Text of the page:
OKLAHOMA CITY -- Baylor College of Medicine Clinical Audiologist Dr. James Connor Sullivan is an official spokesperson for Deaf Awareness Week, celebrated worldwide from September 23 through 29.
Services to the Deaf and Hard of Hearing staff selected Sullivan, age 27, to represent central Oklahoma.
SDHH is an employment and independent living program in Vocational Rehabilitation, a division of the Oklahoma Department of Rehabilitation Services.
Sullivan was born in Oklahoma City, but moved to Edmond in elementary school. A public school counselor told his mom Michelle Webb about VR services when he was in the seventh grade.
After graduation from Edmond Memorial High School, Sullivan started college at the University of Oklahoma.
“My mother instilled a great work ethic in me, but there’s no way I could afford to go college without the services that Vocational Rehabilitation provides -- career guidance, financial aid with tuition, fees, books and reimbursement,” Sullivan said.
He originally planned to major in theatre, but a significant fluctuating hearing loss led to a career change in his freshman year at OU.
Sullivan credits his own audiologist, Dr. Jace Wolfe from Edmond, with influencing his decision to switch his major to audiology. Wolfe programmed a cochlear implant for one of Sullivan’s ears and recommended a hearing aid for the other ear.
A cochlear implant is a small, surgically implanted electronic device that provides a sense of sound to a person who is profoundly deaf or severely hard-of-hearing.
“I was very fortunate because Dr. Wolfe literally wrote the book on cochlear implants and how to program them,” Sullivan said. “When my hearing fluctuated, he was the person I needed to go for additional testing to find out that I needed a cochlear implant.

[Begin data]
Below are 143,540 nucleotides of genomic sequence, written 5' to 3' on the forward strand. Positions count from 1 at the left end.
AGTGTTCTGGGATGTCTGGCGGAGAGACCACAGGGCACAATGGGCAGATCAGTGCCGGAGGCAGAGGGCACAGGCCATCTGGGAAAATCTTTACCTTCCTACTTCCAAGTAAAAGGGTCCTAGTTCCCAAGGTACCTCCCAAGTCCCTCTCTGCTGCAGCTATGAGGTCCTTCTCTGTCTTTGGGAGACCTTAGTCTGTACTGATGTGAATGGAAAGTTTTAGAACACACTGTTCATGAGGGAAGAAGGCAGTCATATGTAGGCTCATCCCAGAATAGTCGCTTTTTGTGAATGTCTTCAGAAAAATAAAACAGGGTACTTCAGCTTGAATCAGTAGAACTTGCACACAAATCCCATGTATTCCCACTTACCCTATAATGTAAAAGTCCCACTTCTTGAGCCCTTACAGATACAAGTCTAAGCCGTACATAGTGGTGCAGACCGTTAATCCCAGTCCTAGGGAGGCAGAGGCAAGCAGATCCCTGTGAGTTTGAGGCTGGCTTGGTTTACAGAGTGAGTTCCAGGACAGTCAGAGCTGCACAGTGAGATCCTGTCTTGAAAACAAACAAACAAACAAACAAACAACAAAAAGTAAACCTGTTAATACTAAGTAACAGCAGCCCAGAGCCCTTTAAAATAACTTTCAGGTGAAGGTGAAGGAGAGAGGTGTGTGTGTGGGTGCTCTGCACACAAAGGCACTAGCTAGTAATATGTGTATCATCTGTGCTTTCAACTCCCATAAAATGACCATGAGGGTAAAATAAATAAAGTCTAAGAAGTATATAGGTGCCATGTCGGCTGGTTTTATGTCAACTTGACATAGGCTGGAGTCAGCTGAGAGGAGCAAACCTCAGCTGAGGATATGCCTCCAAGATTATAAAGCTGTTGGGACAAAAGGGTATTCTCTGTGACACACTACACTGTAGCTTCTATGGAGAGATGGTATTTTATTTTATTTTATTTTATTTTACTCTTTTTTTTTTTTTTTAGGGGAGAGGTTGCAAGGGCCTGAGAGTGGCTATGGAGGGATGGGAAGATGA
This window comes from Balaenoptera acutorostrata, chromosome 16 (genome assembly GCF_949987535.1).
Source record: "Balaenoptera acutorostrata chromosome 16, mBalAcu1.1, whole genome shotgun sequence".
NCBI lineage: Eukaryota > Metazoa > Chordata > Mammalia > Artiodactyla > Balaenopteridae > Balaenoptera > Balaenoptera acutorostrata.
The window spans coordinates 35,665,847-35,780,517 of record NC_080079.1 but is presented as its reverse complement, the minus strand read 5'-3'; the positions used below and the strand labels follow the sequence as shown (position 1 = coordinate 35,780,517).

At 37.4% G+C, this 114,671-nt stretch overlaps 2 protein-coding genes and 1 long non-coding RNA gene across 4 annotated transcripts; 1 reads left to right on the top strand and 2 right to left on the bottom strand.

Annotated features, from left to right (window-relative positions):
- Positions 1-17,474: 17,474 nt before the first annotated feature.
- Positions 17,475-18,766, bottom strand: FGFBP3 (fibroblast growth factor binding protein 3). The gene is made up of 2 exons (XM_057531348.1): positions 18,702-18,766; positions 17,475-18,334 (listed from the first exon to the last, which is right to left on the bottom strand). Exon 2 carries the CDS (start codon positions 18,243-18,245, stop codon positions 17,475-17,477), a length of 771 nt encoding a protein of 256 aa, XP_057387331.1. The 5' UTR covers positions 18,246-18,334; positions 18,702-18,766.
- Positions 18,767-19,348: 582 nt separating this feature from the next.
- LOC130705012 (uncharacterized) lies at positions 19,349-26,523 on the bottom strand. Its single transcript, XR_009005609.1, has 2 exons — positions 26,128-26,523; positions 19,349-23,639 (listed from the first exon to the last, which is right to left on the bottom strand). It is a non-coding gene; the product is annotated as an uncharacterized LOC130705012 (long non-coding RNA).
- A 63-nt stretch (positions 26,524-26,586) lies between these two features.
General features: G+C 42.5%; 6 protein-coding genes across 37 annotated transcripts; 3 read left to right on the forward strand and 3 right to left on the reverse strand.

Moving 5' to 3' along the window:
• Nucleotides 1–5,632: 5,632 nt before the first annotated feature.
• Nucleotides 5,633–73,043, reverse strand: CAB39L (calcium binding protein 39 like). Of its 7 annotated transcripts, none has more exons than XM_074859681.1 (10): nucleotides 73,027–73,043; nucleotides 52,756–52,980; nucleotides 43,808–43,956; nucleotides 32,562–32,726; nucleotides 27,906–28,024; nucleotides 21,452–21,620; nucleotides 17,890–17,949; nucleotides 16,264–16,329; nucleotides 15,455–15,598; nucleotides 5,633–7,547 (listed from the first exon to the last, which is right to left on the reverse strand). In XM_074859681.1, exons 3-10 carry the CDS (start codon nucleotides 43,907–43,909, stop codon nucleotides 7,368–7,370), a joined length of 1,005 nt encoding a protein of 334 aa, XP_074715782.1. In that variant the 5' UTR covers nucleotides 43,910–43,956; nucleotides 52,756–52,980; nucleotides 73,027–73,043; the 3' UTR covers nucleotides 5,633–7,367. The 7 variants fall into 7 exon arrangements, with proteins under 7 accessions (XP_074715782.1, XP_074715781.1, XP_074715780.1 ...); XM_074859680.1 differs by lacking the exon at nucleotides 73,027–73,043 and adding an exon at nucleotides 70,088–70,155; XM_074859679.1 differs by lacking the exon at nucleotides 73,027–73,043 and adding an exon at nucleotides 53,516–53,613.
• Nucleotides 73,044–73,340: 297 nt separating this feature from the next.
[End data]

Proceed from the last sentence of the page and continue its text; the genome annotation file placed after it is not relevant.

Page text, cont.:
“We are fortunate to have Jace in OKC,” Sullivan said. “People all the world know who he is.”
Wolfe is director of audiology and research at the Hearts for Hearing Foundation in Oklahoma City. He is a textbook author, adjunct OU professor and chair of the Commission for Rehabilitation Services, which governs the Oklahoma Department of Rehabilitation Services.
Sullivan completed his bachelor’s of science degree with emphasis in communication disorders at OU in 2015. He graduated from The OU Health Sciences Center with a doctorate in audiology in 2019.
Sullivan’s next stop was Baylor College of Medicine in Houston where he was hired as a clinical audiologist in June 2019. His responsibilities include audiology diagnostics, outpatient treatment, and patient and family counseling. He serves on the cochlear implant team.
“I love working at Baylor,” Sullivan said. “… I get to do what I’ve always wanted to do. For me, it’s always been about making better information accessible and helping one person have a better day because I get to be their doctor.”
In 2019, the number of DRS clients who are deaf or hard of hearing who went to work increased 10 percent compared to 2018. The number of employment plans developed by staff is 1,776 percent more this year due to transfer of many clients from waiting lists to active caseloads.
Services to Deaf will sponsor a social media campaign for Deaf Awareness Week. The focus will be promoting Deaf culture and heritage, cards that help Deaf drivers communicate with law enforcement and programs that certify interpreters for the deaf in Oklahoma.
“Staff will share information at an exhibit booth on Thursday, September 19, for Deaf Awareness Day at the Oklahoma State Fair,” Terry Williams Murphy, DRS Vocational Rehabilitation field service coordinator, said. Murphy also has a hearing loss.
According to U.S. Census-based estimates developed by Cornell University, 8,560 Oklahomans or 5.2 percent have hearing difficulties. The data indicates that 51.2 percent of working-age Oklahomans with hearing difficulties, ages 21-64, are employed compared to 36.5 percent of Oklahomans with other disabilities.
To find out more about Services to the Deaf and Hard of Hearing, email SDHH@okdrs.gov or call 800-833-8973 in Oklahoma City or 918-836-5556 in Tulsa. The phone numbers are accessible by phone, video phone and telecommunications equipment for the deaf.